Recently at work, we were debating the best way to handle mass collection moves in ConfigMgr. We’re talking moving 10,000 or more SCCM devices a day into Configuration Manager collections.
To find out, I installed CM in my beastly Altaro VM Testlab (the build of which we covered here), and then wondered…
how the heck will I get enough clients in CM to test in the first place?
Methods we could use to populate CM with Clients
At first I thought of using SCCM PXE OSD Task Sequences to build dozens of VMs, which my lab could definitely handle. But a PXE Image was taking ~24 minutes to complete, which ruled that out. Time to thousand clients even running four images at a time would be over one hundred hours, no go.
Then I thought about using differencing disks coupled with AutoUnattend images created using WICD, like we covered here on (Hands-off deployments), but that still takes ~9 minutes per device, which is a lot of time and will use up my VM resources. Time to thousand clients, assuming four at a time? 36 hours.
I thought I remembered seeing someone come up with a tool to create fake ConfigMgr clients, so I started searching…and it turns out that other than some C# code samples, I had a fever dream basically, it didn’t exist.
So I decided to make it, because after all, which is more fun to see when you open the console in your testlab, this?
And it only took me ~40 hours of dev time and troubleshooting. But my time per client? Roughly eight seconds! That means 450 clients PER hour, or a time to thousand clients of only two hours! Now we’re cooking…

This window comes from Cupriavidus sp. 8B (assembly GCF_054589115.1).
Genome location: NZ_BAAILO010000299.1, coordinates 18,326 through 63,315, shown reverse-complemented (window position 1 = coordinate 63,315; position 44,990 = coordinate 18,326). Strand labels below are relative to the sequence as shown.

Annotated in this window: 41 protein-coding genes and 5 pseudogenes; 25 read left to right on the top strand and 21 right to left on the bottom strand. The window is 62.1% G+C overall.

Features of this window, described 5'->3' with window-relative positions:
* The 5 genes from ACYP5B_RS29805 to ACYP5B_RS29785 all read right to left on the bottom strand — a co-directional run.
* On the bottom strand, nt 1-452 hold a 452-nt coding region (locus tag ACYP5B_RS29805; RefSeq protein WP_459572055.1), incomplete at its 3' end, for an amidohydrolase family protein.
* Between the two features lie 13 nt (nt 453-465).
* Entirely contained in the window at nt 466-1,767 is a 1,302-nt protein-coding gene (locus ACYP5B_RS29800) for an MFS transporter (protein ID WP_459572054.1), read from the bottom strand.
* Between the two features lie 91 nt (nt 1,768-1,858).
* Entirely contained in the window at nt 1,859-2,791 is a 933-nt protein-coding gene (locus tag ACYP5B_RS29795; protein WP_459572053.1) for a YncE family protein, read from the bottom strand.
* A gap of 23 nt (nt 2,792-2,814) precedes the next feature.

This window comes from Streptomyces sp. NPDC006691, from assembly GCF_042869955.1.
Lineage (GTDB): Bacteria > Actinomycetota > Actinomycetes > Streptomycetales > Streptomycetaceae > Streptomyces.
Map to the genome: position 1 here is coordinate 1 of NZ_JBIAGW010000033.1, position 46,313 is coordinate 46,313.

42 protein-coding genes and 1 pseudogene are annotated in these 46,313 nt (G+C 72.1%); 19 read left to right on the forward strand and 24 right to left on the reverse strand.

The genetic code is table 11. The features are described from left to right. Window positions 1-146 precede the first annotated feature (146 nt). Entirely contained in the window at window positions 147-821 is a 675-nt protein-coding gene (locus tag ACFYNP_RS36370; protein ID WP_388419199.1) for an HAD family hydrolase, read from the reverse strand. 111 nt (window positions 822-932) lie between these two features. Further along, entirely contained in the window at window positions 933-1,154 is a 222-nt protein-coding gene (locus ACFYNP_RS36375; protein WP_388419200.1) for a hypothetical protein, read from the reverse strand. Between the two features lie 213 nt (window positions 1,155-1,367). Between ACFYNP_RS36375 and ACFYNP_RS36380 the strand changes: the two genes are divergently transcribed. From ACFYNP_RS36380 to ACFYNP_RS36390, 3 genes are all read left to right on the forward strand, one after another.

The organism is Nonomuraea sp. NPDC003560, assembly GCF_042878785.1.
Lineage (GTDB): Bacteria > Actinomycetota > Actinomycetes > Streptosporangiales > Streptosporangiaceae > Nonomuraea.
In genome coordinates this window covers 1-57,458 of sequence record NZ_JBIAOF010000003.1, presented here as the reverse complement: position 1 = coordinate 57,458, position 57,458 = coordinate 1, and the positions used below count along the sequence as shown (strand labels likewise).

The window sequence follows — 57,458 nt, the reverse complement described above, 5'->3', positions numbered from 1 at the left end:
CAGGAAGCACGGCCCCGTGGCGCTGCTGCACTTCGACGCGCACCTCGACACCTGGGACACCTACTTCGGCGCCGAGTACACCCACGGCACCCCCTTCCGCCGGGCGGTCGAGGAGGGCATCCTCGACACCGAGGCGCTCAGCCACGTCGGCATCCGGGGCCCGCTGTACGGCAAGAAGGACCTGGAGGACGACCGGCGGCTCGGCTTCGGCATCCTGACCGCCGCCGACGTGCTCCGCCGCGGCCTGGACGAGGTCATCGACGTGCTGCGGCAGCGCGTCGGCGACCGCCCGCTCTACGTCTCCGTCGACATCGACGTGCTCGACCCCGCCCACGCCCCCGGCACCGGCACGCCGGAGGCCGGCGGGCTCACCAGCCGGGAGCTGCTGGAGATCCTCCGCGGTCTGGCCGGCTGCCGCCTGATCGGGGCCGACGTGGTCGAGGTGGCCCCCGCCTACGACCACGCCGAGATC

Recently at work I have finally seen the light and begun adding Pester tests to my modules. Why is this a recent thing, you may ask? After all, I was at PowerShell Summit and heard the good word about it from Dave Wyatt himself way back in 2015, I’ve had years to start doing this.
Honestly, I didn’t get it…
To tell the truth, I didn’t understand the purpose of Pester. I always thought ‘Why do I need to test my code? I know it works if it accomplishes the job it’s supposed to do’.
For instance, I understood that Pester was a part of test-driven development, a paradigm in which you start by writing tests before you write any code. You’d write a ‘It should make a box’ test and wire it up before you actually wrote the New-Box function. But I was only looking at the outside of my code, or where it integrates into the environment. In truth, all of the tests I wrote earlier on were actually integration tests.
See, Pester is a Unit Driven Test Framework. It’s meant to test the internal logic of your code, so that you can develop with certainty that new features to your function don’t break your cmdlet.
CodeCoverage made Pester finally click
It wasn’t until I learned about the powerful -CodeCoverage parameter of Pester that it actually clipped. For instance, here’s a small piece of pseudo code, which would more or less add a user to a group in AD. Continue reading →